Brutal beatings and rising inflation are proving a noxious mix in Zimbabwe, writes the BBC’s Andrew Harding.
In a long queue for rationed bread, on the pavement outside a supermarket, two women watched an approaching foreign journalist with trepidation.
“Please don’t show our faces,” said the taller woman. “We’re afraid. We’re living in ‘scare-ity’.”
Just ahead of them in the queue, a man who also didn’t want to give his name, spoke of the humiliation of being forced to wait in the rain, for more than an hour, to feed his family.
“There is scarcity of bread,” he complained.
“Scare-ity” and scarcity are two words that seem to sum up Zimbabwe’s current predicament.
This is the aftermath of last week’s violent protests against the rising cost of living, triggered by a more than doubling in the price of fuel.
A brutal and ongoing security clampdown by the police and army has left many here fearful that the country is quickly sliding back to the worst authoritarianism of the era of former President Robert Mugabe, who was ousted in November 2017 after 37 years in power.
“I need vegetables, salt, flour, cooking oil… no luxuries,” said primary school teacher Charles Chinosengwa, who was adding up his monthly budget on a spreadsheet, explaining that his salary no longer covers even a third of what his family needs.
The government pays salaries in an electronic currency – bond notes – which is supposedly pegged, one-to-one, to the US dollar. But in the real economy its value has plummeted as confidence in the Zanu-PF-led government’s economic reform programme collapses.
Austerity in Zimbabwe
- The government introduced austerity in October 2018 to reduce government debt and stabilise the economy
- Government spending was cut and new taxes introduced
- Finance Minister Mthuli Ncube said there would be “pain and sacrifice”
“Let’s not even talk about the fact that people are angry – people are desperate,” said David Dzatsunga, who heads an association representing Zimbabwe’s college lecturers.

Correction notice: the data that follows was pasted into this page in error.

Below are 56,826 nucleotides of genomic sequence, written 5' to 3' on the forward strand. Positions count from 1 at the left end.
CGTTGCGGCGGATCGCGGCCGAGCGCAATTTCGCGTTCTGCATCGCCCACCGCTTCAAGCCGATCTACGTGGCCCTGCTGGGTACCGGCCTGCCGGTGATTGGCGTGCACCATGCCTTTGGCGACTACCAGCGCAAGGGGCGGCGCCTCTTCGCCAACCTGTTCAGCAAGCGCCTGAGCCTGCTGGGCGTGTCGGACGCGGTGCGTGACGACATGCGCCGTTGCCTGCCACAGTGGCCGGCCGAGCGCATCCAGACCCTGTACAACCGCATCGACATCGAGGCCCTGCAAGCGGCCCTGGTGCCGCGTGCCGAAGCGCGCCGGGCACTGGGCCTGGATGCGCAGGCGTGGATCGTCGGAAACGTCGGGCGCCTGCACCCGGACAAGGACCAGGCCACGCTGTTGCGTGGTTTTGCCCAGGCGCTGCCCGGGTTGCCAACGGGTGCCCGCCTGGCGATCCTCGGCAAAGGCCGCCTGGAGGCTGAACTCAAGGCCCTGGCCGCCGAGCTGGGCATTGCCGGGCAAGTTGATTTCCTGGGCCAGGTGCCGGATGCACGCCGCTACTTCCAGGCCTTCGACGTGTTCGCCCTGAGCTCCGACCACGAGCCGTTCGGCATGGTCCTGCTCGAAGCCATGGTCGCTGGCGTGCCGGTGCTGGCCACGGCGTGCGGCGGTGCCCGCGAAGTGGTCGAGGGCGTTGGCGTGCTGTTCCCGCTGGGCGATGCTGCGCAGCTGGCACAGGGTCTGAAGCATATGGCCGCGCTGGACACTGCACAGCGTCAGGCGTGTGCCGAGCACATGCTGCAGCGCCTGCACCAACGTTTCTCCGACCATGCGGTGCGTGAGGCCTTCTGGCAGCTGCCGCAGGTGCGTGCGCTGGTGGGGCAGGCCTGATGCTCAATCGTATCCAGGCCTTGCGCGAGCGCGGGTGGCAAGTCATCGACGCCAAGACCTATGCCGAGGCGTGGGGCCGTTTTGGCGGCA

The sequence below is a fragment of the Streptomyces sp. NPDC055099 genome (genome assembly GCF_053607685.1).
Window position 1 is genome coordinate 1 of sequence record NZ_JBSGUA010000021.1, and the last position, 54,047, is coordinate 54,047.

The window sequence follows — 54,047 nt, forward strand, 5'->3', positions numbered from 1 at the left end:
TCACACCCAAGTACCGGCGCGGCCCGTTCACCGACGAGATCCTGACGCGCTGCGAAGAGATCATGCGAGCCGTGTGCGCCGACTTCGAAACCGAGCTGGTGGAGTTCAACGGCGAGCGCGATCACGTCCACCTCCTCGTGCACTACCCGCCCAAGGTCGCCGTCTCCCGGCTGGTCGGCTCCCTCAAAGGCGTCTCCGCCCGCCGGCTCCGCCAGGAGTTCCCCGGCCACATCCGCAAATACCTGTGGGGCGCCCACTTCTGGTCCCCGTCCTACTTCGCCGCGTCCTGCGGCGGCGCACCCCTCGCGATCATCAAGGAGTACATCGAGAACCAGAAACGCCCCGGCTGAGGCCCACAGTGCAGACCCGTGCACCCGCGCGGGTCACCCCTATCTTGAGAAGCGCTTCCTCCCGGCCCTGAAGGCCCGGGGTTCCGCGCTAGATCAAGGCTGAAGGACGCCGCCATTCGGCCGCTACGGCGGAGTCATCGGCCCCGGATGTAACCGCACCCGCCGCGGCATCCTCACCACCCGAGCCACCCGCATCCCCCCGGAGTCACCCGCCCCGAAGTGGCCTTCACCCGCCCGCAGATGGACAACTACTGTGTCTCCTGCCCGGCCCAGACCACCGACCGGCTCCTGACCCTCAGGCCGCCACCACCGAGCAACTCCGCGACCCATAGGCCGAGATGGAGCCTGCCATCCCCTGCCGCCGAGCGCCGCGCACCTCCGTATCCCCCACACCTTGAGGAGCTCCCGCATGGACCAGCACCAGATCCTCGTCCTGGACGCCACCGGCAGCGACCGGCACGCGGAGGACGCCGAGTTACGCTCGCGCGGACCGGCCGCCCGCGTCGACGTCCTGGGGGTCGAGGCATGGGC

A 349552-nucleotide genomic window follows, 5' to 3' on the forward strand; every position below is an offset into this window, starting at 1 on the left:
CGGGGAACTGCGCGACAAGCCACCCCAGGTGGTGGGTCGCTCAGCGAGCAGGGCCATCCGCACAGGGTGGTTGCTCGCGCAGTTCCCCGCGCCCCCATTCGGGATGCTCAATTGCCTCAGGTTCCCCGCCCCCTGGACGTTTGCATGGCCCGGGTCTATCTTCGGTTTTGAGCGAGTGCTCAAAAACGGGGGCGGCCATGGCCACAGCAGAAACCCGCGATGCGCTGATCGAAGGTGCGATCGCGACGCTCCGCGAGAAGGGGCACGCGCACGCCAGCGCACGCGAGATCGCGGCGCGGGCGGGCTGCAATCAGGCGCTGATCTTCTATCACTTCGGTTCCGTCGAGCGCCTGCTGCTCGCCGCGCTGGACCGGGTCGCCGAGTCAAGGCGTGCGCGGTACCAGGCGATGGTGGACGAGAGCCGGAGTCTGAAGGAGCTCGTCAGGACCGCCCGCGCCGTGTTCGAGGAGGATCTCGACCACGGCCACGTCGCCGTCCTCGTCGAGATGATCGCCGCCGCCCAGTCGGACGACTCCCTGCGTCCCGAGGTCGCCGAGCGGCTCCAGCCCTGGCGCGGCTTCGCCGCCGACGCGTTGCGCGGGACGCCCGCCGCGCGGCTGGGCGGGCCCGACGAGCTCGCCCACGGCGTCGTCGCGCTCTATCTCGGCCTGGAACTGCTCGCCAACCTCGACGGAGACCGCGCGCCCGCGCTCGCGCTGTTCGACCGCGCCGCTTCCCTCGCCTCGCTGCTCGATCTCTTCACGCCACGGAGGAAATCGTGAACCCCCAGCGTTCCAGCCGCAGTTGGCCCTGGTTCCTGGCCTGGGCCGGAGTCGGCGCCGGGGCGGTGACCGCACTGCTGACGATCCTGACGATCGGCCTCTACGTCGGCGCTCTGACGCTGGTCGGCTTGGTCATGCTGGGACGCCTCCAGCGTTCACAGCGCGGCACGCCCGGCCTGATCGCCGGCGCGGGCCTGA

“They are supposed to continue to come to work, but the money they are earning is not enough for transport. They can’t pay school fees. Their children are sitting at home.
“Really, it’s more about desperation than anything else.”
But what’s unclear is whether that desperation will inevitably lead to more public protests – and perhaps more violence – or whether Zimbabweans may now be too scared to challenge the authorities again.
On the impoverished, crowded outskirts of Harare, in suburbs like Epworth, the anger is still palpable.
Most people here support the opposition Movement for Democratic Change (MDC) and believe last year’s presidential election was stolen by Zanu-PF.
Among those who joined last week’s protests was a 53-year-old nursery school headmistress, Thandiwe Ncube. She was hit and killed by an army truck.
A dozen children were playing outside the Cheer-up School – a dilapidated building with a tin roof – when I visited.
Ms Ncube’s daughter, Ellen Ngwenya, said most of the children’s parents could no longer afford to pay the fees.
“I blame the government [for my mother’s death] because if the economy was OK she wouldn’t protest. We’ll continue protesting until things settle,” she said.
“I’m not afraid to protest, because we are hungry.”
But many of the protest leaders, activists and union representatives have now been detained and denied bail.
Others are in hiding.